CeMi paper

Three cool covers

We have started the year with three of our latest papers featured on the covers of journals. The researchers that produced the papers are giddy with happiness to have these incredibly pretty pieces of art to show off. Thanks to the very talented Mark, Sara and Alex!

These are the papers:

High Efficiency BMP‐2 Coatings: Nanoscale Coatings for Ultralow Dose BMP‐2‐Driven Regeneration of Critical‐Sized Bone Defects. Zhe A. Cheng et al.  Adv. Sci. 2/2019.

Tissue Engineering: Functionalization of PLLA with Polymer Brushes to Trigger the Assembly of Fibronectin into Nanonetworks. Mark Robert Sprott et al. Adv. Healthcare Mater. 3/2019.

Boron Ions: Simultaneous Boron Ion‐Channel/Growth Factor Receptor Activation for Enhanced Vascularization. Patricia Rico et al. Adv. Biosys. 1/2019.



IKEA At Home with Life Sciences – or – the College at IKEA

Last Saturday some of us went to IKEA Braehead Glasgow for the exciting ‘at home with life sciences‘ outreach event. Most of the public not expecting us and the amount of people at IKEA made this event rather special and a lot of fun. Some of us went there as CeMi to talk about our work in bone repair strategies and some as part of the IMCSB crew where it was all about cells, mitochondria, humans, flies & bones.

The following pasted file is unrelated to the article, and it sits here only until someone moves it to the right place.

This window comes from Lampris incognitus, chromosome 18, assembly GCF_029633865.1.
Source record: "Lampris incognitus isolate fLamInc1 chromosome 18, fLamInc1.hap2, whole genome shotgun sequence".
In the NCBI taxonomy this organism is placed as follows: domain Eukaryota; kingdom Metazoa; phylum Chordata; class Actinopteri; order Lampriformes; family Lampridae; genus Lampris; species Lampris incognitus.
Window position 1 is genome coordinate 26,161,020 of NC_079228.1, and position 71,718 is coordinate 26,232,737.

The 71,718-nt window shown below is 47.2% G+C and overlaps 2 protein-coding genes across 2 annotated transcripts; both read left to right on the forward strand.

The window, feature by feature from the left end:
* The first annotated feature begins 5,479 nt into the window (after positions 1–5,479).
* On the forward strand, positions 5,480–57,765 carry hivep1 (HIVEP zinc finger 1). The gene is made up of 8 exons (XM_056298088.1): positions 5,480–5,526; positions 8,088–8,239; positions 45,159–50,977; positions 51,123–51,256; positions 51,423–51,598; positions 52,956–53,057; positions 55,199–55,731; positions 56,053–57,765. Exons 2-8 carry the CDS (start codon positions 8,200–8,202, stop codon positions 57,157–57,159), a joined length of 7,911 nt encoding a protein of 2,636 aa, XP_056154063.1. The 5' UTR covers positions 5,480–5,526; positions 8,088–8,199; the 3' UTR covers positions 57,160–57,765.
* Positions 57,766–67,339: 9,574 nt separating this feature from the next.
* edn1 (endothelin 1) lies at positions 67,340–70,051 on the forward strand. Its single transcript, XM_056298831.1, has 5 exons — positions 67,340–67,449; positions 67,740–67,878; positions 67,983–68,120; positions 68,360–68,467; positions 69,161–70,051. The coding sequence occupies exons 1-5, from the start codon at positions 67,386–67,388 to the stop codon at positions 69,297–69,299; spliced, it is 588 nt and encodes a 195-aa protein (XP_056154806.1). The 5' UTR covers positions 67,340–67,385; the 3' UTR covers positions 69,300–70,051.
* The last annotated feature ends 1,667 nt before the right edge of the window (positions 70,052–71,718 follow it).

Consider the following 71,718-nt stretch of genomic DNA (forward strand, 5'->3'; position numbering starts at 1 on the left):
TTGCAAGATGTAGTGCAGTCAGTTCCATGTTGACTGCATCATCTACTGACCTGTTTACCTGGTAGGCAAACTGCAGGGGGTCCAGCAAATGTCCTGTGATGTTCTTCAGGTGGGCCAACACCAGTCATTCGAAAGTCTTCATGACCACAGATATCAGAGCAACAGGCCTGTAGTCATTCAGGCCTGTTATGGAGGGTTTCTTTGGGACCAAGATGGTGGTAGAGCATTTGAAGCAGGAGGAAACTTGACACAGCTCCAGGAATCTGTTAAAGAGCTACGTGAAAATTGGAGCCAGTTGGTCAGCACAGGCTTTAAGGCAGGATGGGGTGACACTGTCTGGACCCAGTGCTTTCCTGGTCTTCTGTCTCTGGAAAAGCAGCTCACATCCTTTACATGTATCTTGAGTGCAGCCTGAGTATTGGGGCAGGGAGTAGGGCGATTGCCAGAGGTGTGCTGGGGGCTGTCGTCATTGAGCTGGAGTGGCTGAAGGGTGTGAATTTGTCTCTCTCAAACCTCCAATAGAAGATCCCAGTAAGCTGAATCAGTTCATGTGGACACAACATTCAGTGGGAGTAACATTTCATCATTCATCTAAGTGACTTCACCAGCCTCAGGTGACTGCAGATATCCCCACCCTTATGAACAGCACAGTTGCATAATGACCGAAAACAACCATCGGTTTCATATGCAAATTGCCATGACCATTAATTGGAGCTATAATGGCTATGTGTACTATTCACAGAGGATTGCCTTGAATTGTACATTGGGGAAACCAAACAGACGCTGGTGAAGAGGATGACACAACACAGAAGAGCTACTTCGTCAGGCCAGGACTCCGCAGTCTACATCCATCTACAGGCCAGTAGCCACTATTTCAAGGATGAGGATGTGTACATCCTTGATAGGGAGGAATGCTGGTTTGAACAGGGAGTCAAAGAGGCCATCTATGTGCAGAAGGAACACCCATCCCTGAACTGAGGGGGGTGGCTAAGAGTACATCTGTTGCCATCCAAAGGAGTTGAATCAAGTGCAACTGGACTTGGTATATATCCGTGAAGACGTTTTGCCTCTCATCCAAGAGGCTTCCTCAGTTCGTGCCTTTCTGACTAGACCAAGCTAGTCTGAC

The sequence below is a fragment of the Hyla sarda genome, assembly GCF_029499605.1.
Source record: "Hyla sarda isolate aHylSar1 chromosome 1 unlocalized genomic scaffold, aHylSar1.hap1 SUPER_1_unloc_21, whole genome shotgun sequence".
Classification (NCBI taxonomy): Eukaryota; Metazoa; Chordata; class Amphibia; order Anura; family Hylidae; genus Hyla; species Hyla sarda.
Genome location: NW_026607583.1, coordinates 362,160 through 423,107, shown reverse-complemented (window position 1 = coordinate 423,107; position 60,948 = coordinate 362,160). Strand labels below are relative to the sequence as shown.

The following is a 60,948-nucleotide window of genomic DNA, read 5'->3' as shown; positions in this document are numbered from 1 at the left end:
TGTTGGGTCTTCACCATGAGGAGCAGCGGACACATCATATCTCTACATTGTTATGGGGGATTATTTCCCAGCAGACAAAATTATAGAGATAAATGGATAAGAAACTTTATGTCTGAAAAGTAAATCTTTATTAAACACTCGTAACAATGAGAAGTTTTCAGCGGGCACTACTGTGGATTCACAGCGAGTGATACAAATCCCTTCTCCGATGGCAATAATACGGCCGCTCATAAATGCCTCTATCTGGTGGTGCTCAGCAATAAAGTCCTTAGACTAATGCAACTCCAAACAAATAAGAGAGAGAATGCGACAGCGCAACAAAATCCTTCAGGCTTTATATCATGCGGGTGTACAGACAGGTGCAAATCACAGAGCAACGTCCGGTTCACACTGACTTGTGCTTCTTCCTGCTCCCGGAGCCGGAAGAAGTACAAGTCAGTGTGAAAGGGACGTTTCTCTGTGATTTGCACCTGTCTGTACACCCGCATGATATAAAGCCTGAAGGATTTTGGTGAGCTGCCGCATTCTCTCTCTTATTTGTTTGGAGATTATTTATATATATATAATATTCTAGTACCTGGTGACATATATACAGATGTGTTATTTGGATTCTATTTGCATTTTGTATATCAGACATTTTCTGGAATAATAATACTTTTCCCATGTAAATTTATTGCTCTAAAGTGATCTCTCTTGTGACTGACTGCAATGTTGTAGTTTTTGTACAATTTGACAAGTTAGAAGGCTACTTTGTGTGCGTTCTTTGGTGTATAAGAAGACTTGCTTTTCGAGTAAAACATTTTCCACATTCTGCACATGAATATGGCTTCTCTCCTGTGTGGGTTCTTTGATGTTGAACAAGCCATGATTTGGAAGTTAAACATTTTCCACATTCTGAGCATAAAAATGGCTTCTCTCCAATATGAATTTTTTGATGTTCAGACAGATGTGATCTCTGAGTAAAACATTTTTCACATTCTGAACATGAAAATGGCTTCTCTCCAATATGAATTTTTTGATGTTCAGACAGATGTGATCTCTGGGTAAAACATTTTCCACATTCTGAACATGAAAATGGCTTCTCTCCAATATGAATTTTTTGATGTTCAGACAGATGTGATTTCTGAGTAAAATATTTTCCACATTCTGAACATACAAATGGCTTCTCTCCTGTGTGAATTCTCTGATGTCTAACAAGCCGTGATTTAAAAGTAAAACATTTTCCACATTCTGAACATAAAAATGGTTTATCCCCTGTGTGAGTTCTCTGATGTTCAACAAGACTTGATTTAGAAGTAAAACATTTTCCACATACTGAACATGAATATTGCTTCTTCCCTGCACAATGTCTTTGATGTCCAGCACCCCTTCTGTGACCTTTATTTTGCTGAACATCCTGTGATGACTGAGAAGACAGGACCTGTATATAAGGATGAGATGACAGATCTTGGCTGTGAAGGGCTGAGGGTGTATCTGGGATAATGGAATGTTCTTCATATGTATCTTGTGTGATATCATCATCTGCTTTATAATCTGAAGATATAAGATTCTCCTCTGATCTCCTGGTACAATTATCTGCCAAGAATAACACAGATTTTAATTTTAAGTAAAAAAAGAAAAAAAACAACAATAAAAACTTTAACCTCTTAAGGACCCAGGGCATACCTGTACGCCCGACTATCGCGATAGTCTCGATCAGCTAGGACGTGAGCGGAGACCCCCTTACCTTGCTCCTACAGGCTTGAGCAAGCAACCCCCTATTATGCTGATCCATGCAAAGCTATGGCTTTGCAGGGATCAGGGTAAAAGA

Dr Mathis Riehle was in the middle of it all, answering questions, drawing and doodling as usual, and having time for the compulsory smørebrød, köttboller coffee and cinnamon bun. He shares his thoughts on the experience here:

#MVLSatIkea was it like OUTREACH instead of outreach? Not really – yes this event was different as IKEAs exhibition hosts a constant stream of the unsuspecting, who would actually have come to get a new bit or a whole kitchen, sofa, table, chairs or soft furnishings; yes this was different as the sheer number of people passing by was staggering; yes this was different, because here people came not knowing that they would encounter scientists who wanted to show off their discoveries or communicate insights.

The thematic chosen by the Institute:  “At Home by Our Cells” covered the breadth of work ongoing.  As part of the MVLS wide effort, which strung along the exhibition and the food court we got an open plan ‘living room’ with dining table and sofa to occupy – which we did with 6-8 of us present at any given time. To get people to engage we used large visually and haptically interesting props such as a 1/4 size human model where internal organs could be removed and put back together again as well as jigsaws and fluorescent flies.